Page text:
West Bengal has been awarded the Geographical Indication (GI) for “Banglar Rasogolla” (Bengal rasogolla), while Odisha has not yet filed an application despite an extensive government-backed study to claim origin of the sweet.
West Bengal’s Food Processing and Horticulture Department applied for GI registration in 2015 with the name ‘Banglar Rosogolla’. It submitted several documents to substantiate its origin in West Bengal.
The Odisha government restricted its activities to optics such as celebrating ‘Rosogolla Divas’ last year.
On Tuesday afternoon, the Cell for IPR Promotion and Management (CIPAM), under the Union Commerce and Industry Ministry, tweeted, “Banglar Rasogolla from West Bengal gets Geographical Indication (GI) tag. It is a pure white, spongy ball of “Chhana” dipped in light sugar syrup. Banglar Rasogolla is a syrupy dessert popular all over India and abroad.”
The cell works at creating public awareness about IPRs in the country and promote filing of IPR, among others. A GI is a sign used on products that have a specific geographical origin and possess qualities or a reputation that are due to that origin.
Chief Minister Mamata Banerjee, who is in London, tweeted, “Sweet news for us all. We are very happy and proud that #Bengal has been granted GI (Geographical Indication) status for Rosogolla.”
Chinnaraja G Naidu, assistant registrar of trademarks and GI, said, “West Bengal government applied for GI for ‘Banglar Rosogolla’ in 2015. Our expert committee reviewed it (and) recently registration was granted.”
Prashanth Kumar, senior examiner, GI, said, “This office had not received any application from Odisha, nor was there any objection…so there was no ruling against the state of Odisha.”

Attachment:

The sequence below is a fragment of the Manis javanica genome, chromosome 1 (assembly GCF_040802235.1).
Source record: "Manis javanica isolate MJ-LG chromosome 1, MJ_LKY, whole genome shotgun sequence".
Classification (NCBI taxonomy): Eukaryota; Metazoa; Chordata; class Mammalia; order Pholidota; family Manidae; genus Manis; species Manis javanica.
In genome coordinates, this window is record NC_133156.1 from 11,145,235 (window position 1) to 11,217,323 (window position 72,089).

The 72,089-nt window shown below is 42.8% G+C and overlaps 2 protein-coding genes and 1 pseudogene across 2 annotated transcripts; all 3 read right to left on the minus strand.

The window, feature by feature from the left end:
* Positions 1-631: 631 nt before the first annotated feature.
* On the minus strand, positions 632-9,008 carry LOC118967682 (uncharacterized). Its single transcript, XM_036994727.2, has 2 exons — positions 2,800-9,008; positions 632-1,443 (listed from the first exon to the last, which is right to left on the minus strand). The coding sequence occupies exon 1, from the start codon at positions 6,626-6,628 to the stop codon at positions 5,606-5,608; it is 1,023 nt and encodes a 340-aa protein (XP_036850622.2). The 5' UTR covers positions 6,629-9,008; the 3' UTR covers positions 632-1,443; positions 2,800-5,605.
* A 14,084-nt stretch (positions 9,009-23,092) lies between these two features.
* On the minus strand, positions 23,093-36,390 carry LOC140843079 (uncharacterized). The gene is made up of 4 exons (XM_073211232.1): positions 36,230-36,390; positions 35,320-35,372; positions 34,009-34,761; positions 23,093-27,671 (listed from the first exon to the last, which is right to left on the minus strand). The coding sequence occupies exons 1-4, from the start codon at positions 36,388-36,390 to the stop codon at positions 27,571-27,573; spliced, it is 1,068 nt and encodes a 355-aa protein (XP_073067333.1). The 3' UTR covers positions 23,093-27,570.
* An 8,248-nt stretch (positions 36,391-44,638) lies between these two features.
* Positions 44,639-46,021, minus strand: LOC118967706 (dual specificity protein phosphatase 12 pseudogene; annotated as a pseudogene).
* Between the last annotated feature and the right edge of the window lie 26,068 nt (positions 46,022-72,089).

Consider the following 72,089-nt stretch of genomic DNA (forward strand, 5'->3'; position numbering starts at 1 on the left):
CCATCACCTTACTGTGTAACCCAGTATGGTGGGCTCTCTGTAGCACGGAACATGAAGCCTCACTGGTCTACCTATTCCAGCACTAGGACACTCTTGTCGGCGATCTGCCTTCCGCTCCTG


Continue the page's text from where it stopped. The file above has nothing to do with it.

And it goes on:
The Odisha government could not explain why it had not filed an application with the GI, even though the state government had formed a committee to study historical origins of the sweet from the state. In 2016, the Mohanty committee had reportedly submitted two documents to the state government with evidence of rasogulla’s Odiya origins. Officials from Odisha’s Department of Science and Technology, reportedly in charge of the fact-finding procedure, claimed no knowledge of the issue.
Top officials from Odisha’s Culture, Food Supplies and Consumer Department, also said they do not know about the development.
West Bengal Education Minister Partha Chatterjee said, “We have always known rasogolla to be ours. There was an attempt to create a controversy over its origin by Odisha (but) our department was quick to react. Now ultimately it has been proved that rasogolla originated from Bengal.”
State Food Processing Minister Abdul Rezzak Mollah said, “We are happy and relieved. We acted in time.”
A retired judge of Odisha High Court said, “As per Section 31 of the Geographical Indications of Goods (Registration and Protections) Act, 1999 ‘any person aggrieved’ with the (GI) registrar’s decision can appeal it. Even if the appeal is rejected, the Odisha government can file a special leave petition (SLP) with the Supreme Court.”
The other option before Odisha, the retired judge said, is to file an application with GI recognising the ‘brown’ rasogulla as “kheermohan”, as it was earlier known in Odisha, and not as rasogolla. “This variant of the sweet is different from the white rasogolla, which is linked with Bengal”, the judge said.
Dhiman Das, executive director of K C Das Pvt Ltd, one of the most famous rasogolla retailers, and great grandson of Nabin Chandra Das, who is said to have invented rasogolla, said, “We provided documents to prove our claim that rasogolla originated from Bengal. We also thank our chief minister, who asked the government to apply for GI registration.”
Sudip Mullick, proprietor of Balaram Mullick and Radharaman Mullick, another renowned sweetshop chain, said, “All of us who deal with sweets have been fighting for this along with the state government. We were surprised to read reports when Odisha laid claim to our rasogolla. Rasogolla is synonymous to Bengalis, and now that has been proved.”
A few years ago, Odisha claimed that the sweet was ‘invented’ within its geography, associating it with centuries-old-ritual of Lord Jagannath.